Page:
Child Criminal Exploitation (CCE) and Countylines

These are organised criminal networks and street gangs that move illegal drugs from cities to other parts of the UK.

How Child Criminal Exploitation Works.

This is done by exploiting children and vulnerable adults to move and store drugs, money and weapons through coercion, intimidation, and violence. Initially in Norfolk the drugs were mostly coming from Liverpool and London. However, as gangs have developed in Norfolk the problem is becoming more of homegrown issue.

Local gang’s now have direct connections with the suppliers. After peak periods of drug dealing activity, there are usually quiet times. 

The areas where the peak activity takes place may change location.

Gangs - Through the eyes of an adult.

What Is A Gang?

The word gang means different things in different contexts but is basically, a group of 3 or more individuals hanging around together, it is not illegal to be part of a gang.

However there are some gangs where people join together for the sole purpose of making trouble for others, whilst other gangs acting together for illegal profit.

Street gangs see themselves as a discernible group who crime and violence is integral to the groups identity. Gang membership can be linked to criminal activity like drug dealing, trafficking carrying weapons and violence.

Gangs In Norwich

Within Norfolk there are several known gangs that have been around years, and others that pop up and disappear.

The members of the well known gangs changes over the years, and members have been known to switch from one gang to the another.  Gang members may speak differently, have hand signs, clothes, graffiti, bandanas, and colours associated with the gang.

There are several gangs in Norwich that are rival to each other.

Gangs - We need to look through the eyes of a child

Why Do Children Join Gangs?

Adolescence seek independence, a life which their parents can’t see. Some young people are running away from home life, the changes in it or abuse, both physical and sexual.

Others can not cope with caring responsibilities that have fallen on them when a parent becomes ill. All situations which ideally should never happen.

There is an ever-growing group of children who are excluded from school, wandering about with no one to supervise them. They roam the streets and look for comfort and support where they can find it.

They have nowhere to go and no structure to their day, making them vulnerable to exploitation.

Some children are running towards what a gang has to offer, a place to belong and an identify. The internet, social media and music all influence children as it glorifies gang culture and luxurious lifestyle.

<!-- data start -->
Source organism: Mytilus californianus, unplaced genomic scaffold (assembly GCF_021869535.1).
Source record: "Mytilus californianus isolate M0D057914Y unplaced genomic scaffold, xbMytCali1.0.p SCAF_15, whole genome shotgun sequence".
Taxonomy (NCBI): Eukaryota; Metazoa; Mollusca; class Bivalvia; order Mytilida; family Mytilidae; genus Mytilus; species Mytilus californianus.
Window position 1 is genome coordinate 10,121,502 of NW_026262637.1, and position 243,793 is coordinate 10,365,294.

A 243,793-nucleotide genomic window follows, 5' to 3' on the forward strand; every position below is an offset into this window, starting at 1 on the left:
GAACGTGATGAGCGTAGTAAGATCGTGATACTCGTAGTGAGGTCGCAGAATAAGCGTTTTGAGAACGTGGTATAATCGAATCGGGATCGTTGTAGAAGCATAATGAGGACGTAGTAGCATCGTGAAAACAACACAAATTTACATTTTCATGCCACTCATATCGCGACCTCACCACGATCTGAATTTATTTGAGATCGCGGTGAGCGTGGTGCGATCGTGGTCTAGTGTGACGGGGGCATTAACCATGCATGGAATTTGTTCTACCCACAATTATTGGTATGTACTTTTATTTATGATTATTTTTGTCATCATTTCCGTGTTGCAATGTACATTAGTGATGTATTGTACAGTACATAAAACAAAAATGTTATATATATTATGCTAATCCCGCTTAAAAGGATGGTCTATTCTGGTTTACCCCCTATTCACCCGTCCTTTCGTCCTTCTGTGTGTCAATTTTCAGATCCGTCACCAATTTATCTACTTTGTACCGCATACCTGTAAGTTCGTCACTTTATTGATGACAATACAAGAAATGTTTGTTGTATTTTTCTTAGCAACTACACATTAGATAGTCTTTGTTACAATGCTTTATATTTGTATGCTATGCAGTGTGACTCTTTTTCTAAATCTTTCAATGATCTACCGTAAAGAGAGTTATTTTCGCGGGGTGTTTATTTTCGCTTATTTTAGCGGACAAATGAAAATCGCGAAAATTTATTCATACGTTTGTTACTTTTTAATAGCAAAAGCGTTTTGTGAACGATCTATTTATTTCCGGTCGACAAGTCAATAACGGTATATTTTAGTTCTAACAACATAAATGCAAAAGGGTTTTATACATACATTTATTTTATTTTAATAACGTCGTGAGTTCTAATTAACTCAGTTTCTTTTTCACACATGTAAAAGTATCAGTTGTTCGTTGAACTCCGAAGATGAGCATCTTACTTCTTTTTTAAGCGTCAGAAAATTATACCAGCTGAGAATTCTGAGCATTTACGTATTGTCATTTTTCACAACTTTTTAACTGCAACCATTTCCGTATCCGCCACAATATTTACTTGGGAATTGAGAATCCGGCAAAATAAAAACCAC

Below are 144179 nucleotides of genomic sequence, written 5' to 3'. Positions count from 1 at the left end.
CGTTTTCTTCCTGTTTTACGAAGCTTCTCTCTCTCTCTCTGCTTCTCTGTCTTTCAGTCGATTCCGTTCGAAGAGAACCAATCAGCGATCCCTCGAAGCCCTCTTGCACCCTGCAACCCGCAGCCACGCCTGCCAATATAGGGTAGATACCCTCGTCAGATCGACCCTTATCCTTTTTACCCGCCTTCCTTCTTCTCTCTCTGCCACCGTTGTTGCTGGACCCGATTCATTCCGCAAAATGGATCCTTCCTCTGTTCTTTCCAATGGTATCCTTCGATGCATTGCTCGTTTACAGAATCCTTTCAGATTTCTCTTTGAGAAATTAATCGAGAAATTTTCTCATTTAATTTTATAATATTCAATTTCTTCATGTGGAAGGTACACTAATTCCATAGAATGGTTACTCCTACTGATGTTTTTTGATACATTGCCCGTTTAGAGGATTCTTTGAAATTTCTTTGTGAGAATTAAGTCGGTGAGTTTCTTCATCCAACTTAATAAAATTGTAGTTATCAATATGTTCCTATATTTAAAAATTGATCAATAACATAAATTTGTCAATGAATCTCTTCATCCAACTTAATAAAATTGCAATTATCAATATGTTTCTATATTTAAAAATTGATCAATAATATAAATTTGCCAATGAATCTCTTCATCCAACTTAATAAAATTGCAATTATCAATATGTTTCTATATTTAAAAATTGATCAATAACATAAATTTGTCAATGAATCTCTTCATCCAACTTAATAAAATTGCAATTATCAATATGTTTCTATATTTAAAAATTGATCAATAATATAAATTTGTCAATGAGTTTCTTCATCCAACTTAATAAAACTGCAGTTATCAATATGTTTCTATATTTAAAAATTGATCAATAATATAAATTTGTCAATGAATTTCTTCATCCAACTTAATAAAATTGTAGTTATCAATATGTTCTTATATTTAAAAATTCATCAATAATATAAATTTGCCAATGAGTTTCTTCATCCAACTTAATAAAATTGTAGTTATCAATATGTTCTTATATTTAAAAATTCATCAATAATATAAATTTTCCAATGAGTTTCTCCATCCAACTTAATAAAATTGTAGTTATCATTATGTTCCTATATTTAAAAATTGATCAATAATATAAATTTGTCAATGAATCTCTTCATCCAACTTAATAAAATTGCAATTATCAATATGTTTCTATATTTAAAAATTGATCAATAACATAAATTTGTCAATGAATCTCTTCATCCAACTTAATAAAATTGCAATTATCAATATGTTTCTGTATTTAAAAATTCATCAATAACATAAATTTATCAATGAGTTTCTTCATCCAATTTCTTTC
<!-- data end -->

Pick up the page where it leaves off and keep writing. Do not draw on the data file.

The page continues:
Push factors- the reasons that are pushing a child away from their home environment/carers include:

Pull factors- the reasons children are drawn towards risky situations and people:

Control factors - reasons that are stopping child from seeking help:

What Are The Perceived "Rewards"

Adults we see the hierarchical structure within a gang, the strongest and most ruthless at the top known as the’ olders’. The children or ‘youngers’ at the bottom, they get rewards for those who serve well and for loyalty.

Look through the eyes of the children, out on the streets is exciting. They get a heady and dangerous power when they have a knife strapped to their thigh.

They get praise and financial rewards when they do a job well, when no one else praises or rewards them. Most children know it is wrong, but do not understand the consequences or just don’t care because they want to belong.

They want to be part of something bigger than themselves, with a language and code of conduct of its own.

Norfolk Childrens Services have always thought that Joe was initially vulnerable and pushed into exploitation as he had several sporting opportunities and incidences at school when he was let down.

Joes life became a vicious cycle of physical and emotional abuse amongst the pull facts of money, lifestyle and adrenalin.

Serious Youth Violence (SYV)

SYV is on the increase in Norfolk. SYV is defined as any offence of the most serious violence or weapon enabled crime where the victim is aged 1-19.

This includes murder, manslaughter, rape, wounding with intent and causing grievous bodily harm. SYV often takes place when there are rival gangs competing for the same turf or druglines.

Since Joe’s murder in 2022, Norfolk Constabulary have set up their own team to tackle SYV in the region.